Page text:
October 2, 2015

The Gospel Today

Memorial of the Holy Guardian Angels

Matthew 18:1-5, 10

The disciples approached Jesus and said,
“Who is the greatest in the Kingdom of heaven?”
He called a child over, placed it in their midst, and said,
“Amen, I say to you, unless you turn and become like children,
you will not enter the Kingdom of heaven.
Whoever humbles himself like this child
is the greatest in the Kingdom of heaven.
And whoever receives one child such as this in my name receives me.

“See that you do not despise one of these little ones,
for I say to you that their angels in heaven
always look upon the face of my heavenly Father.”

Reflection (Sem. Herwyn T. Bulaun)



“Great” is defined in the dictionary as someone who is powerful and influential. This is what many aspire to become. Some people work and study hard just to be on top. The greatness of a person can be based on wealth, property or money accumulated in the bank, etc. To be powerful and influential in the world gives a person the capacity to dictate and control certain aspects of the lives of others.

However, in the Gospel for today, Jesus teaches us how achieve real greatness. Contrary to the point of view of the world, Jesus gives a different standard of greatness and that is to be child-like in attitude.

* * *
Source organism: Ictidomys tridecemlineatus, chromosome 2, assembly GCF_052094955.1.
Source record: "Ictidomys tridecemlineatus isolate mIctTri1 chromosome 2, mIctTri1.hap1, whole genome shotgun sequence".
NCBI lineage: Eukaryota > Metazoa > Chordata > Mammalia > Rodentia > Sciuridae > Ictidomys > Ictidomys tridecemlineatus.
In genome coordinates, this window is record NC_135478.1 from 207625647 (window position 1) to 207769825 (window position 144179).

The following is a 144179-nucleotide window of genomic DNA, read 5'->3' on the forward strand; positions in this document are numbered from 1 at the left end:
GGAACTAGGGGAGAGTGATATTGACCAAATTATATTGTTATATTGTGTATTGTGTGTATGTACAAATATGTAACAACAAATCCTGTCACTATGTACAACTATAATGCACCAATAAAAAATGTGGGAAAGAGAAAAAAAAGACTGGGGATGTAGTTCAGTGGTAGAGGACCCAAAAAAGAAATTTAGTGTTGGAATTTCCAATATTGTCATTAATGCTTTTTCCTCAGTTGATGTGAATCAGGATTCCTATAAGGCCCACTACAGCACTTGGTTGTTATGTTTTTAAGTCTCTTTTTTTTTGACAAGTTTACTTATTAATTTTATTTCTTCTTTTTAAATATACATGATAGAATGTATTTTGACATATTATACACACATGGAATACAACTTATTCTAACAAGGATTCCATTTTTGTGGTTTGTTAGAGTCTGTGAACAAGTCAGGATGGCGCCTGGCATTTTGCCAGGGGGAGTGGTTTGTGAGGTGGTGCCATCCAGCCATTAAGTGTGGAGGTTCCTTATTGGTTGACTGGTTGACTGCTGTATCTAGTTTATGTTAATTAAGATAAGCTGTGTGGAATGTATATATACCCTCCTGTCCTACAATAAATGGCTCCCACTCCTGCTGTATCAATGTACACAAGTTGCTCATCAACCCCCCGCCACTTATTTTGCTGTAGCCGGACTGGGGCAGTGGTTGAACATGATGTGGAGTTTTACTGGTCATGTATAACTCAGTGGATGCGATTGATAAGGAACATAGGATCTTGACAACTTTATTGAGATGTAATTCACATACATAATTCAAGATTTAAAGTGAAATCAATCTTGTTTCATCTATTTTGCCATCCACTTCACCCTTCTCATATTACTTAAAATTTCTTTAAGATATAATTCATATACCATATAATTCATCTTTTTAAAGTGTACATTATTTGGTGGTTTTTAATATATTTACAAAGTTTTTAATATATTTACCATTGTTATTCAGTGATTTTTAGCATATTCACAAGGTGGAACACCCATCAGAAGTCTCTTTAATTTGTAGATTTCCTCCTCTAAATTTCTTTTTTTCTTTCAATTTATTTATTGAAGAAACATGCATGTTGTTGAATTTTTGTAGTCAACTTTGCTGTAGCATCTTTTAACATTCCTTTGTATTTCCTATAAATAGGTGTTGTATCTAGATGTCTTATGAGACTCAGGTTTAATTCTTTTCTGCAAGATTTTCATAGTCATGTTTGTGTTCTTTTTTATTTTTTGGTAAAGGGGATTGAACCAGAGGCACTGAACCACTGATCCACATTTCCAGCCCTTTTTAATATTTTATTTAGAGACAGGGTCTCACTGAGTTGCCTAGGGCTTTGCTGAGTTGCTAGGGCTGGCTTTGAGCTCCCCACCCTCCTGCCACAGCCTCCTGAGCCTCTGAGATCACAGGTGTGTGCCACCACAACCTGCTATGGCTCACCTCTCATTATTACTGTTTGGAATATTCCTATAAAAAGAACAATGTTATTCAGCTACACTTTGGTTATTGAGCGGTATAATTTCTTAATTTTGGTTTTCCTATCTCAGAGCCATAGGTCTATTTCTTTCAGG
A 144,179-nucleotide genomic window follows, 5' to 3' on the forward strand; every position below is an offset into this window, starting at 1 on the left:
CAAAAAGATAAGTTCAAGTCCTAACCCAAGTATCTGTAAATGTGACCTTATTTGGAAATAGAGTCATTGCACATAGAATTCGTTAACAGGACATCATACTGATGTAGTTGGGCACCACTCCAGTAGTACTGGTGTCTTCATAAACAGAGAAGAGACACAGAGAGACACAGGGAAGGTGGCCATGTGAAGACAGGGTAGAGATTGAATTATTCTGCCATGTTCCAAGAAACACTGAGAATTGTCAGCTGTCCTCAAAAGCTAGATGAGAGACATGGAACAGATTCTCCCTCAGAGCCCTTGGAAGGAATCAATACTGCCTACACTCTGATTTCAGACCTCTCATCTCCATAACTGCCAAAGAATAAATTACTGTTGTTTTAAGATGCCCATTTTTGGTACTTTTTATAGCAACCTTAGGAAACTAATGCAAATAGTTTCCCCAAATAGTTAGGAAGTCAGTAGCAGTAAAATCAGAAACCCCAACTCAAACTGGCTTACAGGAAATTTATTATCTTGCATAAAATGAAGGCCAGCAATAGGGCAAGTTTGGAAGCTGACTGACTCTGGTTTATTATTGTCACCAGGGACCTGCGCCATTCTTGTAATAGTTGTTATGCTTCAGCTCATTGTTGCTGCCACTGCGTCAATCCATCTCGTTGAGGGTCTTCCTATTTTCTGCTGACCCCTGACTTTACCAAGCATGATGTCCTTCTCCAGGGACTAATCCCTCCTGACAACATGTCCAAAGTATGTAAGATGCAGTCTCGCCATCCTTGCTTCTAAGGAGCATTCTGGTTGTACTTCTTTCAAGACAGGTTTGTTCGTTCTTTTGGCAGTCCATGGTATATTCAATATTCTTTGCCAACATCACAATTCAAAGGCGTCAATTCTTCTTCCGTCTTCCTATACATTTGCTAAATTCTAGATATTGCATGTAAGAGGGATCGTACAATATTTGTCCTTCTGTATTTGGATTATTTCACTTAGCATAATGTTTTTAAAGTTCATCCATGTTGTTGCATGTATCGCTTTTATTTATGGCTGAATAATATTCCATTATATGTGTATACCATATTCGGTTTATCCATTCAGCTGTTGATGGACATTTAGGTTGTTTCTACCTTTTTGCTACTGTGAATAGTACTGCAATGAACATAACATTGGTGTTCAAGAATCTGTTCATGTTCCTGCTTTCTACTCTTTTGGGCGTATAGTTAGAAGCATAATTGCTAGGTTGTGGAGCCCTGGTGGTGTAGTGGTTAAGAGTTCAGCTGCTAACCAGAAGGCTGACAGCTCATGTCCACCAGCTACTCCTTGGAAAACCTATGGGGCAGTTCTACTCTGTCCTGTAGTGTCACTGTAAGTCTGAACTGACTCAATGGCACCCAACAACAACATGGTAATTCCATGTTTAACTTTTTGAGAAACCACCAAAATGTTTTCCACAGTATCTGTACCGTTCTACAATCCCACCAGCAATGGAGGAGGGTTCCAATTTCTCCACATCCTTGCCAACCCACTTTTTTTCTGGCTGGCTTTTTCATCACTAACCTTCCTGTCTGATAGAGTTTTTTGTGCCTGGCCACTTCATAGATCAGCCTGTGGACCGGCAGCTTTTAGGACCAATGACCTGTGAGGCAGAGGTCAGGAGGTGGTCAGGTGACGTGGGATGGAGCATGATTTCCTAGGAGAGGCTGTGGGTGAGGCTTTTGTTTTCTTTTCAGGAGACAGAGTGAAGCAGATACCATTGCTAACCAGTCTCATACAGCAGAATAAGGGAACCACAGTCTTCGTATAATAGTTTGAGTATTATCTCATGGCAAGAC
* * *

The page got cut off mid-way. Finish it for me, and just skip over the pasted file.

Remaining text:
What is it to be childlike in attitude? We can enumerate several good characteristics of a child but I focus my reflection on the innocence of the child. The child most of the time will do things out of innocence. He or she is not bothered about what other people will say about his action. For instance, the child will kiss his or her mother because the child feels pleased to do it, without any malice. Sometimes the child also does something that old people think of badly but for the latter it is nothing but a product of his playful tendency.

The child-like person does not count the good things he does. The value of his action is not important. What matters is that he does what he ought to do when he thinks it will cause something good. I believe that in our life of faith this is very true. It is not important whether our work contributes something to our greatness as long as we do what we ought to do for the kingdom of God. We do our part regardless of how small it is as long as we participate in bringing Christ to other people.

As a seminarian doing my responsibilities to the best of my ability will not make me a great person. I just do what is expected of me. This is my participation in the kingdom. It is not necessary to become great; what matters most is that we do what we ought to do for the Kingdom.

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